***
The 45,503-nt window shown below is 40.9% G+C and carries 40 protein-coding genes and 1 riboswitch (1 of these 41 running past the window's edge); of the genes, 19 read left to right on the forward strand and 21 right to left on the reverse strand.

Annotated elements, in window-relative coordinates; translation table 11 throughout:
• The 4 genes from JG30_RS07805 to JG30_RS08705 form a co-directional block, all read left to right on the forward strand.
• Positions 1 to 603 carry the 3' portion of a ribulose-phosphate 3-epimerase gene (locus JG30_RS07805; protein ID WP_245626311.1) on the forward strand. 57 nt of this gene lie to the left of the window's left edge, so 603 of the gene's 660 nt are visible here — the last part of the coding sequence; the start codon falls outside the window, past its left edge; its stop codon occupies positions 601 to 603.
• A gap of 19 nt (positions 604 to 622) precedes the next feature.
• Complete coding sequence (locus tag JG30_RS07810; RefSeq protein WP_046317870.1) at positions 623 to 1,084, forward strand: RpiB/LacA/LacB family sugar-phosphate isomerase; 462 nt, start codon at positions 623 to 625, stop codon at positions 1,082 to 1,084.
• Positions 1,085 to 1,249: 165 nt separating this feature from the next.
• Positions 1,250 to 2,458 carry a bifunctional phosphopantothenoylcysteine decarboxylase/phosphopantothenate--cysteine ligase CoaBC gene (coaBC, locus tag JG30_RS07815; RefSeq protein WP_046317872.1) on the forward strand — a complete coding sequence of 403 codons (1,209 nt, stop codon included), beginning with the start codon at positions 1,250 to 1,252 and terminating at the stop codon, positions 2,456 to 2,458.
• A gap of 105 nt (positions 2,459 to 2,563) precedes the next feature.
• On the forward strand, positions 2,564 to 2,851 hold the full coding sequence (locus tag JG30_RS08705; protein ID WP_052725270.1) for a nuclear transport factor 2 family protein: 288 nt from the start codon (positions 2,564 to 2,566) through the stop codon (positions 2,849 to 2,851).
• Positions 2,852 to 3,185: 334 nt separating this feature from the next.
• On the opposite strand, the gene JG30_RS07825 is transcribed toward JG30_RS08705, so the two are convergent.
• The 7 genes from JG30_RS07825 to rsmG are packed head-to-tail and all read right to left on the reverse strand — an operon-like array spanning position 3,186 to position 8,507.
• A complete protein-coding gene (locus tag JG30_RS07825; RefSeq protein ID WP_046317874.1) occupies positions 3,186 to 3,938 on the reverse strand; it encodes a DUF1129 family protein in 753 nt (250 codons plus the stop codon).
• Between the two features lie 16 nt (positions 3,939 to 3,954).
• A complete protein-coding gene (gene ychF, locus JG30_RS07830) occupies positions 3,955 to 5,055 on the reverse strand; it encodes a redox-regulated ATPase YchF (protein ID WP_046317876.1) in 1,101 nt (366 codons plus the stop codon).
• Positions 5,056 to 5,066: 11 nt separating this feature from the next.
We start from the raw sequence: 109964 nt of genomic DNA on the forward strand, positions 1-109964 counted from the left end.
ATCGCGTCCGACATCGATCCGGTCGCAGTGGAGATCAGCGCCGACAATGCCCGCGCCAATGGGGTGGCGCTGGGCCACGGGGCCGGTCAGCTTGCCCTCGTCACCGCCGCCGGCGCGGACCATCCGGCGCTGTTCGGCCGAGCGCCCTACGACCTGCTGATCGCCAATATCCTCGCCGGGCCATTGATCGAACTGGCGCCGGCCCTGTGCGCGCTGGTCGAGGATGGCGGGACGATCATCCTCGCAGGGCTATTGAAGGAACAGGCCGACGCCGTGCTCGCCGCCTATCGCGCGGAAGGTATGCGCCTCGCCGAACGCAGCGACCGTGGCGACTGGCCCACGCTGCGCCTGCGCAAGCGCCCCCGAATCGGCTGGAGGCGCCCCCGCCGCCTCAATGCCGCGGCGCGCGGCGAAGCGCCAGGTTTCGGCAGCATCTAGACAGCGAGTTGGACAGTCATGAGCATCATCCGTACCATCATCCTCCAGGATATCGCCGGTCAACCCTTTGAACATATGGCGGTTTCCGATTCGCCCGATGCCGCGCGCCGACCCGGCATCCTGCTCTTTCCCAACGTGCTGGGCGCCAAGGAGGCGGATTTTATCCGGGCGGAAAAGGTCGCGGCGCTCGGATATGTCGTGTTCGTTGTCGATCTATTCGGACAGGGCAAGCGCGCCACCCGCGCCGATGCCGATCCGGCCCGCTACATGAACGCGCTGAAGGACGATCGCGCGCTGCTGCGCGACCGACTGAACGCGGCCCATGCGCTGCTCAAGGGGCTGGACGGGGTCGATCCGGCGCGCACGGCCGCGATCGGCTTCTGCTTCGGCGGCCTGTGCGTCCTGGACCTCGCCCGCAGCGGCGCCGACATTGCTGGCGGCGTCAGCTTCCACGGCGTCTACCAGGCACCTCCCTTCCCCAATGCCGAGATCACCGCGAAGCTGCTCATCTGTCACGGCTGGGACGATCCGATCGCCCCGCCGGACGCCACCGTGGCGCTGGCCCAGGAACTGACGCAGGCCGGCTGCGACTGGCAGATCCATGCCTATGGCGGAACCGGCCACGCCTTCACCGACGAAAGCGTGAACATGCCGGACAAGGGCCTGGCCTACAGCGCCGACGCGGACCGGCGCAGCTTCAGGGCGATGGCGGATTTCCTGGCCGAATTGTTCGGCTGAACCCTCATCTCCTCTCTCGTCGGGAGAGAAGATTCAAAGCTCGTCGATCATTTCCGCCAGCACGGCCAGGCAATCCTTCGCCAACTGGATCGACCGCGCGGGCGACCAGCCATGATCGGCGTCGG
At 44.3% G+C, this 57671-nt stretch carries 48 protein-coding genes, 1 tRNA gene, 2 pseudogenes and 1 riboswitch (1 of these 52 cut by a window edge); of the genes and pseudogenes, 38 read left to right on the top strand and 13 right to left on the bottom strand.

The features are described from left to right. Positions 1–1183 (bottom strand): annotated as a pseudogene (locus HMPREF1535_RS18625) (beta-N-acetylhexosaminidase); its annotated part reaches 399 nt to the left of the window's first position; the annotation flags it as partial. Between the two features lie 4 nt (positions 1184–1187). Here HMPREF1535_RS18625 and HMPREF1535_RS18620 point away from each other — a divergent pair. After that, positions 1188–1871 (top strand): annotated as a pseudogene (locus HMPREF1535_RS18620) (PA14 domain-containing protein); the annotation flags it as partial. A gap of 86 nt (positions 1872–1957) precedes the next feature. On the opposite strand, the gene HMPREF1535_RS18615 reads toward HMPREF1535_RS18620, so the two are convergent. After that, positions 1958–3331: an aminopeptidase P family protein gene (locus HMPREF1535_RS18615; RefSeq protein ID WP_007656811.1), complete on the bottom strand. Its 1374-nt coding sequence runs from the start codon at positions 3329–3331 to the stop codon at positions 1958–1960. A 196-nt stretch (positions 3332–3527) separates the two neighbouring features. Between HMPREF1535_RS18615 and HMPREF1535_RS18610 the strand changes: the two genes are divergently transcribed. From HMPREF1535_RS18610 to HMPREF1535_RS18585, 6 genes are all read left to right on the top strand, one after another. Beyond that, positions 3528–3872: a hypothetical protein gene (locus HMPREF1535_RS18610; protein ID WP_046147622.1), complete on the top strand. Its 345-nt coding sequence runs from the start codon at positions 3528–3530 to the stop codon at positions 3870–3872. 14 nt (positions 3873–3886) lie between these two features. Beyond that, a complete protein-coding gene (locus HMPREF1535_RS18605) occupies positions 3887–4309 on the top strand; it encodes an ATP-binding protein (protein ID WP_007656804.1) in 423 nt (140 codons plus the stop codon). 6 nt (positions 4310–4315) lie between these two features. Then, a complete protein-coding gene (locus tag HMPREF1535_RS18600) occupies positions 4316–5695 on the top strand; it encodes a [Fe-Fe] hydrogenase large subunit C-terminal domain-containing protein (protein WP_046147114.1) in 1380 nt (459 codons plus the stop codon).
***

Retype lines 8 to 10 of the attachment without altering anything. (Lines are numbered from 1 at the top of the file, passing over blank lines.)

• Positions 1,250 to 2,458 carry a bifunctional phosphopantothenoylcysteine decarboxylase/phosphopantothenate--cysteine ligase CoaBC gene (coaBC, locus tag JG30_RS07815; RefSeq protein WP_046317872.1) on the forward strand — a complete coding sequence of 403 codons (1,209 nt, stop codon included), beginning with the start codon at positions 1,250 to 1,252 and terminating at the stop codon, positions 2,456 to 2,458.
• A gap of 105 nt (positions 2,459 to 2,563) precedes the next feature.
• On the forward strand, positions 2,564 to 2,851 hold the full coding sequence (locus tag JG30_RS08705; protein ID WP_052725270.1) for a nuclear transport factor 2 family protein: 288 nt from the start codon (positions 2,564 to 2,566) through the stop codon (positions 2,849 to 2,851).